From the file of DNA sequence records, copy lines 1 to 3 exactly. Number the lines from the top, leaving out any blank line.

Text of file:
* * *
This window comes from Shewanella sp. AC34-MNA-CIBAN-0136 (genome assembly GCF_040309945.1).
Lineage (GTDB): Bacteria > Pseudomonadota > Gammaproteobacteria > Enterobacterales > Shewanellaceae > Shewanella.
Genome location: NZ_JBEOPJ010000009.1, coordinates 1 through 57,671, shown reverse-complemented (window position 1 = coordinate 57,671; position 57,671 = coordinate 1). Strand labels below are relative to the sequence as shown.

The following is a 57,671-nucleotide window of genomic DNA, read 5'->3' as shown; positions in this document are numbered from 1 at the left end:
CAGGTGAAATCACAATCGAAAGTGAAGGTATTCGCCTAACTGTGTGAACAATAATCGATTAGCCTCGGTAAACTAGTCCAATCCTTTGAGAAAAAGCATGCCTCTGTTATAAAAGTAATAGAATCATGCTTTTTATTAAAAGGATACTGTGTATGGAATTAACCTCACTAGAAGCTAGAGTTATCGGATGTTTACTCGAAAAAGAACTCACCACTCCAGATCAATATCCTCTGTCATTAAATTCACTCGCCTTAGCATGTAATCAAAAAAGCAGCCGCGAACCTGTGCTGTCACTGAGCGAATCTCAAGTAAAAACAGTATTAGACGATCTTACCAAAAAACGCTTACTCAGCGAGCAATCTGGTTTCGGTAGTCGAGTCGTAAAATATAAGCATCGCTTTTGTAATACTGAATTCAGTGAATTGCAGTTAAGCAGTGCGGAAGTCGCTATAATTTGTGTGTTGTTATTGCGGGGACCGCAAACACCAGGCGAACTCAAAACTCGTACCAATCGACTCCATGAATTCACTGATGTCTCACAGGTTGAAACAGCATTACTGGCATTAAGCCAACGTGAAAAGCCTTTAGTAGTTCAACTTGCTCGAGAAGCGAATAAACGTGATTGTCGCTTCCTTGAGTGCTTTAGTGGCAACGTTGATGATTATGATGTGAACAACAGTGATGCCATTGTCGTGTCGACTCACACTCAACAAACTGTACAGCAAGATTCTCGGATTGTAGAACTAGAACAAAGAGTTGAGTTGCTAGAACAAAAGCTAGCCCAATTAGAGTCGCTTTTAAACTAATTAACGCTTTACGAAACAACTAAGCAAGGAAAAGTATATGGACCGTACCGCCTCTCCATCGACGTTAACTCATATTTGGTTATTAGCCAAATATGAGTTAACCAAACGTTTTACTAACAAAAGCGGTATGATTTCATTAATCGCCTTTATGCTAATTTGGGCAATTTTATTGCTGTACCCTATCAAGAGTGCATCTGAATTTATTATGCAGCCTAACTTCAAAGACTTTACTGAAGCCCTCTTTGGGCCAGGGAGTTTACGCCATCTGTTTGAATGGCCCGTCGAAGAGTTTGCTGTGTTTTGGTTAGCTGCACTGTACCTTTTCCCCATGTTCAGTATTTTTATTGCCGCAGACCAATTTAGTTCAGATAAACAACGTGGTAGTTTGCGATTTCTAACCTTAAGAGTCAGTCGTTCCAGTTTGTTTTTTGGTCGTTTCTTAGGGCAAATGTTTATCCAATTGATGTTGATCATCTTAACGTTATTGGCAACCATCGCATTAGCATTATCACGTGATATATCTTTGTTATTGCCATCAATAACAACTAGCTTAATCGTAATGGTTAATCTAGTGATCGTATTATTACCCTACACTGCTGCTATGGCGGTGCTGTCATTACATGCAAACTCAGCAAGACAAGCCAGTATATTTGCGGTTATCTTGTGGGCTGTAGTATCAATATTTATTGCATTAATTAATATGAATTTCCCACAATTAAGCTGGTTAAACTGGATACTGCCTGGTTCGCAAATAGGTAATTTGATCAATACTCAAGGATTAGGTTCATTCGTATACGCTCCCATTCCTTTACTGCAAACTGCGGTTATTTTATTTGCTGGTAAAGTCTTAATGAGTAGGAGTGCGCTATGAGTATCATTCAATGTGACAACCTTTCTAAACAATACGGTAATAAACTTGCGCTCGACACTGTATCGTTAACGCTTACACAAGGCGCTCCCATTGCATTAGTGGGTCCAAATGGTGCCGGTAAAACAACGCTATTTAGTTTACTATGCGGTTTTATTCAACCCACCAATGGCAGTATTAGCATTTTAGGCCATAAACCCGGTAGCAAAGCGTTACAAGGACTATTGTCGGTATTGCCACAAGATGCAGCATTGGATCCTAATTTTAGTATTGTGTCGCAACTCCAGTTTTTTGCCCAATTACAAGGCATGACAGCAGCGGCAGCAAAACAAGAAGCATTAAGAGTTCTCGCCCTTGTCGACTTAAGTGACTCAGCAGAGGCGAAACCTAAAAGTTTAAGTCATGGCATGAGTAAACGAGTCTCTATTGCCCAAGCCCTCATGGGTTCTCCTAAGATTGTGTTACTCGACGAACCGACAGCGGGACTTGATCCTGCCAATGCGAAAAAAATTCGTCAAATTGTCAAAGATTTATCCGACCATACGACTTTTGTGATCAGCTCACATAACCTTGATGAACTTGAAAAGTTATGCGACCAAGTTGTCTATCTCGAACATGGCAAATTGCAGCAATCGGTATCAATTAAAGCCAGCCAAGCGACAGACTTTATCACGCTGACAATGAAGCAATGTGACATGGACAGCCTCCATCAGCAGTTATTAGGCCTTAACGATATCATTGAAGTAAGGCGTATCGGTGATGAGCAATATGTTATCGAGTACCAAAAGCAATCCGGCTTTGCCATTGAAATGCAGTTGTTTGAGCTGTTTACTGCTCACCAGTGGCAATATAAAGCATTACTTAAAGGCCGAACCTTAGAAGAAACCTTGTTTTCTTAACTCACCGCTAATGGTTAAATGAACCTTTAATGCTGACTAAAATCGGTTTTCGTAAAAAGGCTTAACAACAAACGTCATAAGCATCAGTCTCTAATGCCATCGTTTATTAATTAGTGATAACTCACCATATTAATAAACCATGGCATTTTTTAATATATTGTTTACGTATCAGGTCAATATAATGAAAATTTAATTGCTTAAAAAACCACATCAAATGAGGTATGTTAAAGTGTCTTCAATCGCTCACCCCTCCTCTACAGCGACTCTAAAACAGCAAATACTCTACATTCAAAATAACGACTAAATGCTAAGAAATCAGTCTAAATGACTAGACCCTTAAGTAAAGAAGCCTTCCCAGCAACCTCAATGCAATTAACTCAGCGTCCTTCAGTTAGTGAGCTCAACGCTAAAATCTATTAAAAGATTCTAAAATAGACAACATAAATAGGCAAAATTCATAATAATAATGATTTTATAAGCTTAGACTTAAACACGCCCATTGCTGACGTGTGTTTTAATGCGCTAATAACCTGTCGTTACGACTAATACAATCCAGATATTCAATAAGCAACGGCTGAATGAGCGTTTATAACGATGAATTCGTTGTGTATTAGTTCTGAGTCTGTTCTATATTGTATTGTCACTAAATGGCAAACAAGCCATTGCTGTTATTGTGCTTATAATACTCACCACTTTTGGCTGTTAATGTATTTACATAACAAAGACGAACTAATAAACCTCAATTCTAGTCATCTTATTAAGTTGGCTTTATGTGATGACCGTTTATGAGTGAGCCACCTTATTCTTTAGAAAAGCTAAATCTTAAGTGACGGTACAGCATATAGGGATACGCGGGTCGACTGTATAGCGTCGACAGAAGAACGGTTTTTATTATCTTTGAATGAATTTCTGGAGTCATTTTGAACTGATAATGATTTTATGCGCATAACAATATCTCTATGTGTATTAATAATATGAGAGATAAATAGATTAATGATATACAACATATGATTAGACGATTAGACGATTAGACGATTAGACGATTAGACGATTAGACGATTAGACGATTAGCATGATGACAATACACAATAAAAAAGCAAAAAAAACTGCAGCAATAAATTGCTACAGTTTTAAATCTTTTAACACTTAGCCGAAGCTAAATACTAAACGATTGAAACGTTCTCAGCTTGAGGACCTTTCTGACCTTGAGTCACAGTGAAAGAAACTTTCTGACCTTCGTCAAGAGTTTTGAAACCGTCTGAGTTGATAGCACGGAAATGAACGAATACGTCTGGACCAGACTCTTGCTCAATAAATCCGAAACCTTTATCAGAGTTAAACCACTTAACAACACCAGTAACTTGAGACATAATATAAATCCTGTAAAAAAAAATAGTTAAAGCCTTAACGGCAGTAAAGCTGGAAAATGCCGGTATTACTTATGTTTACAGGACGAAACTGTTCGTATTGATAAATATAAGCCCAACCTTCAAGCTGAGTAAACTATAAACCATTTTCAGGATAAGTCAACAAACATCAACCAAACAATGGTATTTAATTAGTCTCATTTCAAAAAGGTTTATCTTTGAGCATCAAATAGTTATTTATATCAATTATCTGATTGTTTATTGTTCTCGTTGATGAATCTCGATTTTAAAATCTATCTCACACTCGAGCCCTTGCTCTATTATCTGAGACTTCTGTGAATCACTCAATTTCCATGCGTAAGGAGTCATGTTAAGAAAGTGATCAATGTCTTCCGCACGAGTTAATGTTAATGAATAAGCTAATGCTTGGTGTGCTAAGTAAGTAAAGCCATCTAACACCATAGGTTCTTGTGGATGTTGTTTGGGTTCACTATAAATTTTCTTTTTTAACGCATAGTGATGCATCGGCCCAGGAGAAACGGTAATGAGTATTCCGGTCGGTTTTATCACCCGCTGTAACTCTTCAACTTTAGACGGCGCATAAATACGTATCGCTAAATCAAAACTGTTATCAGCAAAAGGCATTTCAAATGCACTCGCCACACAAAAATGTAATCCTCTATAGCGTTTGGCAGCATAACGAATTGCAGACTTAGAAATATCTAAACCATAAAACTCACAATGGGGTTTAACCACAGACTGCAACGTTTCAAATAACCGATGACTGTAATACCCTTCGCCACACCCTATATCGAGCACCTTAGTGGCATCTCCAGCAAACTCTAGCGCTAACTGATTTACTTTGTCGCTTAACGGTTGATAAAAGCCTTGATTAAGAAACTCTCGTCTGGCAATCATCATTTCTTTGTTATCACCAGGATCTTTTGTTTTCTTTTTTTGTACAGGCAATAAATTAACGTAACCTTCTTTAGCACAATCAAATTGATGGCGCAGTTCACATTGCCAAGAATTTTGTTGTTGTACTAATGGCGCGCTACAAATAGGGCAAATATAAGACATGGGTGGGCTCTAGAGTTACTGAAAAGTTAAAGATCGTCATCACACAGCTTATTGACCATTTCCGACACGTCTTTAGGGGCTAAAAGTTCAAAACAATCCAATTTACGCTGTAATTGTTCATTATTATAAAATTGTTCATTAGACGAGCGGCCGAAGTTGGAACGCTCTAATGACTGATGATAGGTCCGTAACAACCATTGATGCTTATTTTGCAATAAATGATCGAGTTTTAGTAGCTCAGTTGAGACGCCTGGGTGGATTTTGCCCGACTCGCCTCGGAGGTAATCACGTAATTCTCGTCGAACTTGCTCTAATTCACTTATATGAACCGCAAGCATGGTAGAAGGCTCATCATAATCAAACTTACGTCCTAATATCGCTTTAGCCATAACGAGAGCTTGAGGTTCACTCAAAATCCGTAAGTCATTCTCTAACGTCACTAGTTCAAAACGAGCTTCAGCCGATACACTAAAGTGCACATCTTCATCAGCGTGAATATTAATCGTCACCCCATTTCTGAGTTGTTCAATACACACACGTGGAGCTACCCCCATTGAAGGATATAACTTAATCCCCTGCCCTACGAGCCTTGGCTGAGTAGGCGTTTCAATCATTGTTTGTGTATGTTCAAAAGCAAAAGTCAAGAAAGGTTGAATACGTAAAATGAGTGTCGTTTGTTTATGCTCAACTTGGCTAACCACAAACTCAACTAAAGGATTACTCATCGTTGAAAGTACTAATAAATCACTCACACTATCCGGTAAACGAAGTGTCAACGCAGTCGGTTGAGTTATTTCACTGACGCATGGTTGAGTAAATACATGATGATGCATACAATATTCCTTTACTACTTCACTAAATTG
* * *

This window comes from Shewanella sp. AC34-MNA-CIBAN-0136 (genome assembly GCF_040309945.1).
Lineage (GTDB): Bacteria > Pseudomonadota > Gammaproteobacteria > Enterobacterales > Shewanellaceae > Shewanella.
Genome location: NZ_JBEOPJ010000009.1, coordinates 1 through 57,671, shown reverse-complemented (window position 1 = coordinate 57,671; position 57,671 = coordinate 1). Strand labels below are relative to the sequence as shown.